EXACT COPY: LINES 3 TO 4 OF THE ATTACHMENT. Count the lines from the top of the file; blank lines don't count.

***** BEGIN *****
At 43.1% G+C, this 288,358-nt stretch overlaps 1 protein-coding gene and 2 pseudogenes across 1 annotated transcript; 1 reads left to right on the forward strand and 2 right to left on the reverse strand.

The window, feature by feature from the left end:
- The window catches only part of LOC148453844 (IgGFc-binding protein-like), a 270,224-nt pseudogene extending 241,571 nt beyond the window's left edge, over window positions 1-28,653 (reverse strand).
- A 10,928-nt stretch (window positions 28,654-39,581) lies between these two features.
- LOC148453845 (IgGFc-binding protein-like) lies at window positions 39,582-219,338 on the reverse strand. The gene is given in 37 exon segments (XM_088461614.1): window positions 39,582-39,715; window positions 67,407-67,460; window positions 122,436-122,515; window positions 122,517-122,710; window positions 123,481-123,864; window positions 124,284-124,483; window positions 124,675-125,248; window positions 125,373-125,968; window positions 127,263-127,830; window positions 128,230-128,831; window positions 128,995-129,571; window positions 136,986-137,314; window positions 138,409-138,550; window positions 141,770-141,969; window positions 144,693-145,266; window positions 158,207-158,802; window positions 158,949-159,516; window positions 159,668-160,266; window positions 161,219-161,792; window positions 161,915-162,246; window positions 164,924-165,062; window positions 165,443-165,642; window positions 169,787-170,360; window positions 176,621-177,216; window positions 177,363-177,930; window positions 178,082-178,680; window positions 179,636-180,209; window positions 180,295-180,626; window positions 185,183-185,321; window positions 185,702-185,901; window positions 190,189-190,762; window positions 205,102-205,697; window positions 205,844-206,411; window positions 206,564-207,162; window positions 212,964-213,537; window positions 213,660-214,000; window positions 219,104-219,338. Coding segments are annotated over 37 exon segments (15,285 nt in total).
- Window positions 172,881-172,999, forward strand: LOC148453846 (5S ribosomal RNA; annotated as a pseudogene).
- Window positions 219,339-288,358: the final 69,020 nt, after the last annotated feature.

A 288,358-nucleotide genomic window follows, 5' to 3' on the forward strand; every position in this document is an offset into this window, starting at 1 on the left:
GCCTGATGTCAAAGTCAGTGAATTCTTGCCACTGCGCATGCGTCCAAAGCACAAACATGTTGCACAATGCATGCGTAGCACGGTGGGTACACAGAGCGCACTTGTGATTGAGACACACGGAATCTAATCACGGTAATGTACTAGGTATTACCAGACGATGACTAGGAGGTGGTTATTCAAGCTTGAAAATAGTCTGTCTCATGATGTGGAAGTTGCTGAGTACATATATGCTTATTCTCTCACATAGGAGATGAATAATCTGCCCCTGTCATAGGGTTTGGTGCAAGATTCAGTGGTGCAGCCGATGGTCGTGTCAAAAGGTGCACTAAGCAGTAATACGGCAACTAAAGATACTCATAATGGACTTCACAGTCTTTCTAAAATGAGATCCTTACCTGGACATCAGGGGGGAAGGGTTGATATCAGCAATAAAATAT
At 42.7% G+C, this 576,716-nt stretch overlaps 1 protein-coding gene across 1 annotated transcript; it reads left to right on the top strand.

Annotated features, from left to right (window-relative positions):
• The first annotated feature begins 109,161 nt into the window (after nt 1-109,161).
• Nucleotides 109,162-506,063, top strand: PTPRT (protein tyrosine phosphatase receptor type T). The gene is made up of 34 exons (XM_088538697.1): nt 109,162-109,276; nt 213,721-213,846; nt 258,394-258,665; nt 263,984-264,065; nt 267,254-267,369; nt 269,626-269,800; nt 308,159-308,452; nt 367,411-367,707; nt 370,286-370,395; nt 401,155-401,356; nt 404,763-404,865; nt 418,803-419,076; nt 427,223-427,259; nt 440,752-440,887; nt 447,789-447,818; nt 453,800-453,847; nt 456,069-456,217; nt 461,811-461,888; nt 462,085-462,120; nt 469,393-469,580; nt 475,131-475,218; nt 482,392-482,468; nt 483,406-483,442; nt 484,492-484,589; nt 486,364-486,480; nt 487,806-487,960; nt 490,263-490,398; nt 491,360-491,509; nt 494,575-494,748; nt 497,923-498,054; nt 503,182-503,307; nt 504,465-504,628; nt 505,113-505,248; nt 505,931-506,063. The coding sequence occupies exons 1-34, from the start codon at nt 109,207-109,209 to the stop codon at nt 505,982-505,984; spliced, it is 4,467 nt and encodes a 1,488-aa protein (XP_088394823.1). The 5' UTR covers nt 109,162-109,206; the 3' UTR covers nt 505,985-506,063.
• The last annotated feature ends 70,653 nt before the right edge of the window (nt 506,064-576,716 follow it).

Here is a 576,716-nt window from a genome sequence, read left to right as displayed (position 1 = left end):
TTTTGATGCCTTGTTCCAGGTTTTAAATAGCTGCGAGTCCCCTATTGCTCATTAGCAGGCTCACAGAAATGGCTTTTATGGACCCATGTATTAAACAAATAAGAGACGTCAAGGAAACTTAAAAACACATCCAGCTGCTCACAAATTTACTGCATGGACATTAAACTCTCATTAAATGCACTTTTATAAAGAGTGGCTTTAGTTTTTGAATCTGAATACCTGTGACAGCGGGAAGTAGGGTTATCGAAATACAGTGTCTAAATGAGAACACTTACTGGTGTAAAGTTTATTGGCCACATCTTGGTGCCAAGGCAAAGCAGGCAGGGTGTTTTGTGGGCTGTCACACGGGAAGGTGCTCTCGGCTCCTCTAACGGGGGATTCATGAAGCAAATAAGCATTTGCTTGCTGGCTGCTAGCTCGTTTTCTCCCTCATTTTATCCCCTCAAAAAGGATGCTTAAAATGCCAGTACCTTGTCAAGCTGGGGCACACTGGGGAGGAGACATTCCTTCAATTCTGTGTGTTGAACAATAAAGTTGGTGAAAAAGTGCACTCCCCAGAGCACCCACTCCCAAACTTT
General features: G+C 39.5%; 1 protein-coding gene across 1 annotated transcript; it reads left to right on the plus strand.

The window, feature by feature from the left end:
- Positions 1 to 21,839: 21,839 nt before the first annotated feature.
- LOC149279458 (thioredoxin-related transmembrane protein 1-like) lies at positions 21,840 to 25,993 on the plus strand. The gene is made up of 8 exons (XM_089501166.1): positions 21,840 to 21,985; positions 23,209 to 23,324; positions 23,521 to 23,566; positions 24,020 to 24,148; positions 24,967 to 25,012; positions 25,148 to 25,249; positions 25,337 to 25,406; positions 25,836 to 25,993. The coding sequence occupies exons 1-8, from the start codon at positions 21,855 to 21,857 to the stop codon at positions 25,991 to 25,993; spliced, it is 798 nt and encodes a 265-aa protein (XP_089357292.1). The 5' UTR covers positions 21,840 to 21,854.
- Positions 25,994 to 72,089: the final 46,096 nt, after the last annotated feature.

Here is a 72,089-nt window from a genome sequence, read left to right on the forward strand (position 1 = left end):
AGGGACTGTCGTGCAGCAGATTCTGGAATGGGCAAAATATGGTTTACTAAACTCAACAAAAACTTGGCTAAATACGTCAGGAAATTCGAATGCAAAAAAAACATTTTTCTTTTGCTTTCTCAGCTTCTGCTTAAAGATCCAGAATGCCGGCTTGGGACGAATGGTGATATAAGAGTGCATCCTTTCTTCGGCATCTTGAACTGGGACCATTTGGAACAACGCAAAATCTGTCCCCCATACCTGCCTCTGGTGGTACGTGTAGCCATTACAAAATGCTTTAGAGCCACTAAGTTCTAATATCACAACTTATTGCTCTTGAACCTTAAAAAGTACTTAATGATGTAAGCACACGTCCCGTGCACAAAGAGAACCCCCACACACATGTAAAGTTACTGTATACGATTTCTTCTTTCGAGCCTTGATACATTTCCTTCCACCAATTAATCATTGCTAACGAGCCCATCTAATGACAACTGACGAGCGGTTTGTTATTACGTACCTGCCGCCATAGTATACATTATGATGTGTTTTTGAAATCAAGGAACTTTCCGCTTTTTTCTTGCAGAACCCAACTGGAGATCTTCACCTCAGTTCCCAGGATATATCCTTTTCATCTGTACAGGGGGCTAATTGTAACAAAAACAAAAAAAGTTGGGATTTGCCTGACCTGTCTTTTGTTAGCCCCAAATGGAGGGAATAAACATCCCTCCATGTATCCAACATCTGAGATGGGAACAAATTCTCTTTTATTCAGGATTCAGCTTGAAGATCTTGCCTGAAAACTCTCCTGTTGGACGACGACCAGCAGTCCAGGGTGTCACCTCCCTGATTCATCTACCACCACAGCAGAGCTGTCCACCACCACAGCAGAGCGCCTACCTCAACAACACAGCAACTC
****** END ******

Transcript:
- The window catches only part of LOC148453844 (IgGFc-binding protein-like), a 270,224-nt pseudogene extending 241,571 nt beyond the window's left edge, over window positions 1-28,653 (reverse strand).
- A 10,928-nt stretch (window positions 28,654-39,581) lies between these two features.